Callirhoe involucrata, or purple poppy mallow.

Aster is such an obvious late bloomer but this one takes the cake.  My Aster novae-angliae ‘Alma Potschke’ has come and gone at this point (its bloom partner the Helenium autumnale).  This one, almost like a China Aster with its true double flowers, came to me by way of an unlabeled pot at an end-of-the-year sale at a local nursery.  It takes the wind out of the sails of its neighboring purple bloomer, Oreganum laevigatum ‘Rosenkuppel.’  I think I will change some things around next year to combine the very late blooming Dendranthema species with this Aster.

Also still budding are the Rudbeckia laciniata, Hemerocallis ‘Happy Returns,’ and biennial Coreopsis grandiflora.  I don’t want to point out the obvious, but don’t they know that yellow is passé right now?  I mean, it’s sooo September.

On a gentler note, the Persicaria affinis has been blooming ALL summer long. Its year-end reward has been its delightful fall foliage, a maroony green mixture that blends so well with my catmint and Pulmonaria. I can hardly be angry at its continued bloom, since fall clean-up is such a snap with this plant. Nepeta, Geranium, and Centurea blooms, on the other hand, just remind me of my failings from earlier in the year (when I should have cut them down for the re-flush but didn’t until much too late).


Persicaria affinis, or fleece flower.

Speaking of failings, the Dahlia is particularly troublesome, as I am prone to indulge a bit too long in its fall floriferousness and can miss the necessary moment between flower and freeze to dig up its tubers. I have to cart those babies back and forth to my basement every year and suffer ongoing guilt when I find a dusty forgotten tuber in the crawl space late in the summer or, worse, at this time of year, marking an entirely missed season.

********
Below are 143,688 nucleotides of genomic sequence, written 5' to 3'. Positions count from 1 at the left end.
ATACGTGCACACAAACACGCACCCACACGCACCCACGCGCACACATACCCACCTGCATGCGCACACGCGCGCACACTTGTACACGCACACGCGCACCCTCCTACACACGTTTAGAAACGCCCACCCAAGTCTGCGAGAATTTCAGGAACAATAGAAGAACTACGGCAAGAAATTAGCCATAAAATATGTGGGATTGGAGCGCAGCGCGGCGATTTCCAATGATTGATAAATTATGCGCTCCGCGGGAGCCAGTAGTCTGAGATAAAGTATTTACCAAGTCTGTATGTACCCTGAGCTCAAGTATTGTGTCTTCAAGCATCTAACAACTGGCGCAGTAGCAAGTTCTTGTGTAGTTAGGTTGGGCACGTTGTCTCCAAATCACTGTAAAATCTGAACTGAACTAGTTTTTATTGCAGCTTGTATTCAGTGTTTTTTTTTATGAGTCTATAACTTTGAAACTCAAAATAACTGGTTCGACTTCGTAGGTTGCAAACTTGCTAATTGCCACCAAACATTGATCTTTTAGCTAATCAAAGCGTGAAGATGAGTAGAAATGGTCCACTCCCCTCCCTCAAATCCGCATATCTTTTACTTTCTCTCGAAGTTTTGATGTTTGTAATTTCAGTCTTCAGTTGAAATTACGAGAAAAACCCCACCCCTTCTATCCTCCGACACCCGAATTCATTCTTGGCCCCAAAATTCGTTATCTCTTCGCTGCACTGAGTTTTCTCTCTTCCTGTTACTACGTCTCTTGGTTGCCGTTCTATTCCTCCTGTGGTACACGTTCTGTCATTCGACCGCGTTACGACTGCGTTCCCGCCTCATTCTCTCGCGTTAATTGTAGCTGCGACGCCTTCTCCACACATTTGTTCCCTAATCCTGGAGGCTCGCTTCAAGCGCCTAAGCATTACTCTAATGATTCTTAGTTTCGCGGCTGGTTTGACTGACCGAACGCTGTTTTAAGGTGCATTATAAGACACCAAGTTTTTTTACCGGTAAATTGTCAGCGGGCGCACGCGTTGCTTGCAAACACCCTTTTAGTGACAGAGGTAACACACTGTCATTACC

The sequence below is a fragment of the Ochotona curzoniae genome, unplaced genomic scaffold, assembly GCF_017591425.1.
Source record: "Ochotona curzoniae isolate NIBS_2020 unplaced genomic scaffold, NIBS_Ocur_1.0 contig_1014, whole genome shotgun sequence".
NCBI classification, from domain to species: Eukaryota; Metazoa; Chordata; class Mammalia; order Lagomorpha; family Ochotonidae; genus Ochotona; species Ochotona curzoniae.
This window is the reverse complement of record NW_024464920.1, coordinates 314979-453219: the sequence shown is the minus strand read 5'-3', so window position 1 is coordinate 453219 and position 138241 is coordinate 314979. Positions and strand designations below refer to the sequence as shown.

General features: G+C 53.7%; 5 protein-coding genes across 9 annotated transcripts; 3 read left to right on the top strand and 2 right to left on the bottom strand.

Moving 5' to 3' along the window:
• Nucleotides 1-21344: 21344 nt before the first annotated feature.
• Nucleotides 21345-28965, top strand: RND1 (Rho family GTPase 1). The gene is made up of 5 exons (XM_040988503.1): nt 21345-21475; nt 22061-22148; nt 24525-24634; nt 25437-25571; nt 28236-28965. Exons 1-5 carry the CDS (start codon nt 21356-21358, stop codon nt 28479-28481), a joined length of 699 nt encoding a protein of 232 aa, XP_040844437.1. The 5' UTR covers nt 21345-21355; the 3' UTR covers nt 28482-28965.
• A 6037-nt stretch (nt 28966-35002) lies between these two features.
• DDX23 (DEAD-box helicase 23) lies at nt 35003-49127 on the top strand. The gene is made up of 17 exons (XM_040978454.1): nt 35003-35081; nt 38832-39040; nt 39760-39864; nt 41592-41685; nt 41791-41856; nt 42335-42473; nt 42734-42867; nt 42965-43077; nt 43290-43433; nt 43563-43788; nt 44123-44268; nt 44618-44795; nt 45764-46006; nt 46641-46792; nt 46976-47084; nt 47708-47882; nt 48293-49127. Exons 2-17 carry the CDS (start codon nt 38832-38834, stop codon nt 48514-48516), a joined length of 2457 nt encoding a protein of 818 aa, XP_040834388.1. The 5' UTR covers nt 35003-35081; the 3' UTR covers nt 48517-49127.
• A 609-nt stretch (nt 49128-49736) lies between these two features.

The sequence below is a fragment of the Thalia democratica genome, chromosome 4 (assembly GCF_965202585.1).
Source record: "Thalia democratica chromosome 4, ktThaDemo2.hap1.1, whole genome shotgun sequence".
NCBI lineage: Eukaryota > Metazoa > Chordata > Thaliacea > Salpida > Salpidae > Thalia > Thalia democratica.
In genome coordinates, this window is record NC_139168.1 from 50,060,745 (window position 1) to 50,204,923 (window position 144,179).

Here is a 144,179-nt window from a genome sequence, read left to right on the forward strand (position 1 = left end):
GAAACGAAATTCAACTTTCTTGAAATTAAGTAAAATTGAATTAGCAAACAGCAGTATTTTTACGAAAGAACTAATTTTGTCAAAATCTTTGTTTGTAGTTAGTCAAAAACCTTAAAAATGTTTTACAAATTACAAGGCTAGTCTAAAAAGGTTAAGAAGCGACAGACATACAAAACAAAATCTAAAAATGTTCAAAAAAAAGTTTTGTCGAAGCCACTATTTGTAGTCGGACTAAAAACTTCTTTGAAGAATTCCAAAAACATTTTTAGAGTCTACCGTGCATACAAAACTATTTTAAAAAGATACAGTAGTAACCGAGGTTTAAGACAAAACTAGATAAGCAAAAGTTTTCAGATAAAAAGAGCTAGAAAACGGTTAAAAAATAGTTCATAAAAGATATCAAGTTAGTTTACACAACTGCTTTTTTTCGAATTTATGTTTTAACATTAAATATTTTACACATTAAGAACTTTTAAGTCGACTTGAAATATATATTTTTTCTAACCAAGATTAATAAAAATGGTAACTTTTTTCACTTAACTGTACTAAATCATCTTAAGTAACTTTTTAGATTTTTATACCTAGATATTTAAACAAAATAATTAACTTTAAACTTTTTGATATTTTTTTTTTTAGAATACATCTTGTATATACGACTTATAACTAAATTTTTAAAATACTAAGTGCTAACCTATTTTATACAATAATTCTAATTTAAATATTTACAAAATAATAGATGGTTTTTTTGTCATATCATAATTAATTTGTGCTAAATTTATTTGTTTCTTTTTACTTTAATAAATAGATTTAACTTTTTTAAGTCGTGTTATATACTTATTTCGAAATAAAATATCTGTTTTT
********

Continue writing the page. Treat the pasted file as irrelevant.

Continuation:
So, who will make the final flower? My bet is on the roses. I have seen them blooming for Thanksgiving in the past. Delighted now that the Japanese beetles have finally gone away, these pinks are usually the last color I see until spring. I wonder what this year will bring?


L: Scabiosa ochroleuca, or pincushion flower. R: Rosa.

To be honest, I see a mighty big bouquet in the near future.




Join the discussion 9 Comments

  • Julie says:

    Erica, you are not only a great gardener, talented designer, and comic writer, but you are also a terrific photographer. Brava!!

  • Steve J. says:

    Erica, I love this blog entry. Very creative and, as Julie said, comic. Thanks for the chuckle — and for the terrific pictures.

  • Alix says:

    I LOVE that dahlia in the bouquet. Do you know its name?

  • Frederick J. Perez says:

    Very entertaining. Thanks for the fun read. Those surprise bloomers are a treat and a wonder. Like a bee on a warm winters day, anachronistic with a touch of serendipity.

  • Liz Bowman says:

    I share your snarkiness and expect all gardens will be getting the last attention closer to Thanksgibving than I like. Nice blog.

  • aunt corn says:

    what, no monkshood?

  • Tricyrtis says:

    Myrica…that was fantastic…..but where my dearest is the tricyrtis? the often overlooked and under appreciated toad lily? I do believe I may have to order you one to plant for Spring (and in honor or me 😉 as that was always took the final bow in my NH garden…and a spectacular last showing indeed!

  • Erica Bowman says:

    I know! I know!!! I just don’t have any. This is certainly not a comprehensive list. But you are right. I need to get some right away and plant it in honor of your comment.

  • Amy says:

    Fabulous pics! Love it.

    How I miss the fall and the changing of the season…much more subtle in these climes… you really must see it cuz.